[Jacob:] My knees trembled; I struggled to hold myself upright while the voice of the Alpha lashed at my will. (10.252)
Jacob struggles with what he should obey, his werewolf instincts or his human instincts. So is loyalty to a leader important in war?
[Jacob:] That's why we would be able to kill him – because he wouldn't want us, his enemies, to die. (10.263)
Jacob believes that although Sam has decided to fight them, he'd rather die himself than kill his own brothers.
[Edward to Jacob:] "I think of you as a… a brother in many ways. A comrade in arms, at the very least." (17.123)
Edward means to say that, despite their differences, they've always fought on the same side together. They've always done their best to make Bella happy, and now they're both fighting for her to survive.
[Leah to Jacob:] "But he's your best friend, Jake. He and Quil would rather stand behind you than face you in a fight." (13.285)
Leah believes that Embry and Quil's friendship with Jacob is stronger than their loyalty to the pack and that they would even protect their enemies, the Cullens, just to be on Jacob's side.
[Carlisle to Jacob:] "Jacob, you can't fight against your brothers… I didn't mean that you would be… incapable. But that it would be very wrong. I can't have that on my conscience." (14.110)
Carlisle believes that it's wrong for Jacob to fight against his own kind. But he seems to be more concerned about his own conscience than Jacob's.
[Bella:] The main thing was the end of the feud with Sam's pack… because the most absolute of the pack laws was that no wolf ever kill the object of another wolf's imprinting…The pain of such a thing would be intolerable. (23.32)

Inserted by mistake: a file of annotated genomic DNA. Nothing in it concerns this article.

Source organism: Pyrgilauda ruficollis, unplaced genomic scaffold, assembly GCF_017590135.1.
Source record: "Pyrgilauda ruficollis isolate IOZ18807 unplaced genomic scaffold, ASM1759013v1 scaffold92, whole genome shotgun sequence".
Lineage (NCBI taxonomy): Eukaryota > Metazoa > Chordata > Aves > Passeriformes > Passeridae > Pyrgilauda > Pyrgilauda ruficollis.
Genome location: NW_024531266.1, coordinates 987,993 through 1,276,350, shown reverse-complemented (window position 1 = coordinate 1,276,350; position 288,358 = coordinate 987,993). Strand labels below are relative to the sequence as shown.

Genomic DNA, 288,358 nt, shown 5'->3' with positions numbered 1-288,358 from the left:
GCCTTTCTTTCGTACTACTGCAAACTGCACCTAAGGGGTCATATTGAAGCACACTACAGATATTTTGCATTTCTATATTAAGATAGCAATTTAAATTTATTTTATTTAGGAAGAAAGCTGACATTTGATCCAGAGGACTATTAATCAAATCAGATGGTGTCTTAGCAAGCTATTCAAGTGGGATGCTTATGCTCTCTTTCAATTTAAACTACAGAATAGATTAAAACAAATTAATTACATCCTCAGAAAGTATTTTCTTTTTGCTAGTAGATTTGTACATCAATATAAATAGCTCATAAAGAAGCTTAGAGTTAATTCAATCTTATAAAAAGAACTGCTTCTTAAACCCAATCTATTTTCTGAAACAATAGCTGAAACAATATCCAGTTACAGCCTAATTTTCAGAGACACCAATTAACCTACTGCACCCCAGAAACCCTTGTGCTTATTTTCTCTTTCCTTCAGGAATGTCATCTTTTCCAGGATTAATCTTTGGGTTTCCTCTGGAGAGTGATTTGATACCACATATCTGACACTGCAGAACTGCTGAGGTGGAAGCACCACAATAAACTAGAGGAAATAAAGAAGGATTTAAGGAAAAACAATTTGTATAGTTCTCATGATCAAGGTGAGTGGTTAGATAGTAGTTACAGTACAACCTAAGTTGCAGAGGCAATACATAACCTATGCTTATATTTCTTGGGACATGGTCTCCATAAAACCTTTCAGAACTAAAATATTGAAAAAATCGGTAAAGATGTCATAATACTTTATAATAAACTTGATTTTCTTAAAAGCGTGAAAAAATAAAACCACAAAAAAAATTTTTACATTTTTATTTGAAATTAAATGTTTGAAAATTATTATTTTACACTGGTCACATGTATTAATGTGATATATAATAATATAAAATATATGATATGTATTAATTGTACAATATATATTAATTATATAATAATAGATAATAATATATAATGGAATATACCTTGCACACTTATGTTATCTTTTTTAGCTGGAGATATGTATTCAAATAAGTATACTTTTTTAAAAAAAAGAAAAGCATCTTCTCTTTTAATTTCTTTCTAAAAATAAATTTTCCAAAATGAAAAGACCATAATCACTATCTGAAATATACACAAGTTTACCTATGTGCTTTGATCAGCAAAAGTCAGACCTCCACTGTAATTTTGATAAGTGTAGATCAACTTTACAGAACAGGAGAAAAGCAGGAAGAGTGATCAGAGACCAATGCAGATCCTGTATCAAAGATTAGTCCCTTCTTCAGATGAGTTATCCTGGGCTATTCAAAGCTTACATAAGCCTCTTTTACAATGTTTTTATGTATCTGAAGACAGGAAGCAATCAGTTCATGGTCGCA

Bella suggests that the pack has ended their feud and won't harm Renesmee because if they did, Jacob's pain would affect them all.
[Bella:] They came with pageantry, with a kind of beauty. They came in a rigid formal formation. They moved together, but it was not a march; they flowed in perfect synchronicity… (36.1-2)
Bella describes the Volturi's advance as "beautiful" because, despite their enormous numbers, they appear as one, powerful unit. If they'd arrived as a wild horde of bloodthirsty vampires, would they have appeared more frightening or powerful?
[Bella:] I heard the beating of large hearts, closer than before. I risked glances to the left and the right… to see what had stopped the Volturi advance. The wolves had joined us. (36.24)
Obviously the appearance of the wolves compromises the Volturi's confidence, because it introduces an element of surprise in their well-rehearsed battle plan.
[Bella:] And we were going to lose. Abruptly, I was furious. Beyond furious, I was murderously enraged. My hopeless despair vanished entirely… all I wanted in this moment was a chance to sink my teeth into them… I could have danced around the pyre where they roasted alive. (36.28)
When Bella realizes that everyone she loves will die, including her, the injustice of the situation fills her with so much rage that her feeling of powerlessness morphs into a death-defying urge to fight.
[Bella:] This was the ploy. [Caius] had not wanted Irina's complaint; he had wanted her defiance. His excuse to destroy her, to ignite the violence that filled the air like a thick, combustible mist. He had thrown a match. (37.66)
Bella realizes that Caius tried to start the war in a way that would pin the Cullens and their friends as the aggressors, and the Volturi as victims, forced to act in self-defense.